For men, on the oth­er hand, hos­tile and neg­at­ive mar­it­al battles seemed to have no effect on heart risk. Men were at risk […] when their mar­it­al spats turned into battles for con­trol. It did­n’t mat­ter wheth­er it was the hus­band or wife who was try­ing to gain con­trol of the mat­ter; it was merely any appear­ance of con­trolling lan­guage that put men on the path of heart dis­ease.

In both cases, the emo­tion­al tone of a mar­it­al fight turned out to be just as pre­dict­ive of poor heart health as wheth­er the indi­vidu­al smoked or had high cho­les­ter­ol. […] The solu­tion, Smith noted, isn’t to stop fight­ing. It’s to fight more thought­fully.

via Mind Hacks

A Summary of Happiness Research

Dav­id Brooks brings ‘hap­pi­ness research’ back to the wider pub­lic’s atten­tion with a suc­cinct sum­mary of research into what does and does not make us happy:

Would you exchange a tre­mend­ous pro­fes­sion­al tri­umph for a severe per­son­al blow? […]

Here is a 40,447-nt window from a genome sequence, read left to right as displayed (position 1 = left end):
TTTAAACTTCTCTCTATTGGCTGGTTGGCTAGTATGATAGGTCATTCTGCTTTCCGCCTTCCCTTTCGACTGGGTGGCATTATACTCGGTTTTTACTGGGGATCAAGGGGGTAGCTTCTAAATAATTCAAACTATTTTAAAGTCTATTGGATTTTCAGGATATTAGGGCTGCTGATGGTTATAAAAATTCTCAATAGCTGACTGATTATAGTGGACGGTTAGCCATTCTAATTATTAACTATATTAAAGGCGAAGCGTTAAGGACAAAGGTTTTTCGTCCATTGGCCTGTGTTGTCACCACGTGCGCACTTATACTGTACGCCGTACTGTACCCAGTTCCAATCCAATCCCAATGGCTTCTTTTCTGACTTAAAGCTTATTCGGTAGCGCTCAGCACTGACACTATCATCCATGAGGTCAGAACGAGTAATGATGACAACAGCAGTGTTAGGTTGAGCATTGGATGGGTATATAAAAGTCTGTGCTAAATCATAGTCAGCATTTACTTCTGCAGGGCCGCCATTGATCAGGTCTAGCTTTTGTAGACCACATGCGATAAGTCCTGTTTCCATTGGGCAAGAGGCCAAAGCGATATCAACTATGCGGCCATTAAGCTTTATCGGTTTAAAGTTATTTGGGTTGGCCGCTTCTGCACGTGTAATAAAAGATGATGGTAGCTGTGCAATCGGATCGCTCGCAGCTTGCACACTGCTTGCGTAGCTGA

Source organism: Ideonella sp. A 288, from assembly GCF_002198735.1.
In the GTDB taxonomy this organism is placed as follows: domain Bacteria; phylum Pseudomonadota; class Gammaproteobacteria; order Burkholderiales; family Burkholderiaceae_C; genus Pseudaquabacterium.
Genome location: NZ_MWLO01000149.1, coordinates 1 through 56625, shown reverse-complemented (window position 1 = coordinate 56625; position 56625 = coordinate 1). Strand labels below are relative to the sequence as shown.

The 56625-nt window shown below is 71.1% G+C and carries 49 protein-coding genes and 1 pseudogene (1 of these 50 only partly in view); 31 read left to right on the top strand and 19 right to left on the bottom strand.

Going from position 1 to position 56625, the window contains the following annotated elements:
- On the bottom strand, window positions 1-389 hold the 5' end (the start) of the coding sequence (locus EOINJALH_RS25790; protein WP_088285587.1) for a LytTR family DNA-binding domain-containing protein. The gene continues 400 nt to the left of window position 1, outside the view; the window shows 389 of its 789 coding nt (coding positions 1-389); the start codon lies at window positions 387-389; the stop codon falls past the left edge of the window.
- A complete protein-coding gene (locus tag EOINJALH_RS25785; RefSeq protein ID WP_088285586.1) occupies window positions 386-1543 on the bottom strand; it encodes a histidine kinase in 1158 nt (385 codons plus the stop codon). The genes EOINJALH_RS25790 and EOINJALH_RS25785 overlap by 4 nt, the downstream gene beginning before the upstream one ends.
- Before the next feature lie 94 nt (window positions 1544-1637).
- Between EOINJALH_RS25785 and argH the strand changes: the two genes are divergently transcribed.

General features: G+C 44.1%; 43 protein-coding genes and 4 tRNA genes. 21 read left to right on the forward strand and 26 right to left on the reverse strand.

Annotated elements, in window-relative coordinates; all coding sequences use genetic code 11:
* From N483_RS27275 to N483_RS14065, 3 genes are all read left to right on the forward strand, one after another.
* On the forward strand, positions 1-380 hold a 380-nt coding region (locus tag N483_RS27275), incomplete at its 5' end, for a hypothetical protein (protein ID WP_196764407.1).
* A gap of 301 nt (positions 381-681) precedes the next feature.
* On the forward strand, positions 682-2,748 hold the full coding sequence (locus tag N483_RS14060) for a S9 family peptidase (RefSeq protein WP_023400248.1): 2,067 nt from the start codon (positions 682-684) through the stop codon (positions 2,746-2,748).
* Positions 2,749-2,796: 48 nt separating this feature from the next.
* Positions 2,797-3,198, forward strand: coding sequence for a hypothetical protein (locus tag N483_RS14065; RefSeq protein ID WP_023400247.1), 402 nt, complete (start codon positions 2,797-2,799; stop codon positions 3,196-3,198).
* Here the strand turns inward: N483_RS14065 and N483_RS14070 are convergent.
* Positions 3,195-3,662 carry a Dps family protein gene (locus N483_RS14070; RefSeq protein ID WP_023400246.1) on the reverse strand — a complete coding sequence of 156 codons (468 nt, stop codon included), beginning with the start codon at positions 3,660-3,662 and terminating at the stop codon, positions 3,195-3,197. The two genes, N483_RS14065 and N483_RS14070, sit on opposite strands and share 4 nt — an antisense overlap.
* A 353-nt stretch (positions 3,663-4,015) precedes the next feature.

If you had to take more than three seconds to think about this ques­tion, you are abso­lutely crazy. Mar­it­al hap­pi­ness is far more import­ant than any­thing else in determ­in­ing per­son­al well-being. If you have a suc­cess­ful mar­riage, it does­n’t mat­ter how many pro­fes­sion­al set­backs you endure, you will be reas­on­ably happy. If you have an unsuc­cess­ful mar­riage, it does­n’t mat­ter how many career tri­umphs you record, you will remain sig­ni­fic­antly unful­filled.

Brooks goes on to look at the con­fus­ing cor­rel­a­tions between hap­pi­ness and wealth before dis­cuss­ing the wider “cor­res­pond­ence between per­son­al rela­tion­ships and hap­pi­ness”:

The daily activ­it­ies most asso­ci­ated with hap­pi­ness are sex, social­iz­ing after work and hav­ing din­ner with oth­ers. The daily activ­ity most injur­i­ous to hap­pi­ness is com­mut­ing. Accord­ing to one study, join­ing a group that meets even just once a month pro­duces the same hap­pi­ness gain as doub­ling your income. Accord­ing to anoth­er, being mar­ried pro­duces a psych­ic gain equi­val­ent to more than $100,000 a year.

If you want to find a good place to live, just ask people if they trust their neigh­bors. Levels of social trust vary enorm­ously, but coun­tries with high social trust have hap­pi­er people, bet­ter health, more effi­cient gov­ern­ment, more eco­nom­ic growth, and less fear of crime (regard­less of wheth­er actu­al crime rates are increas­ing or decreas­ing).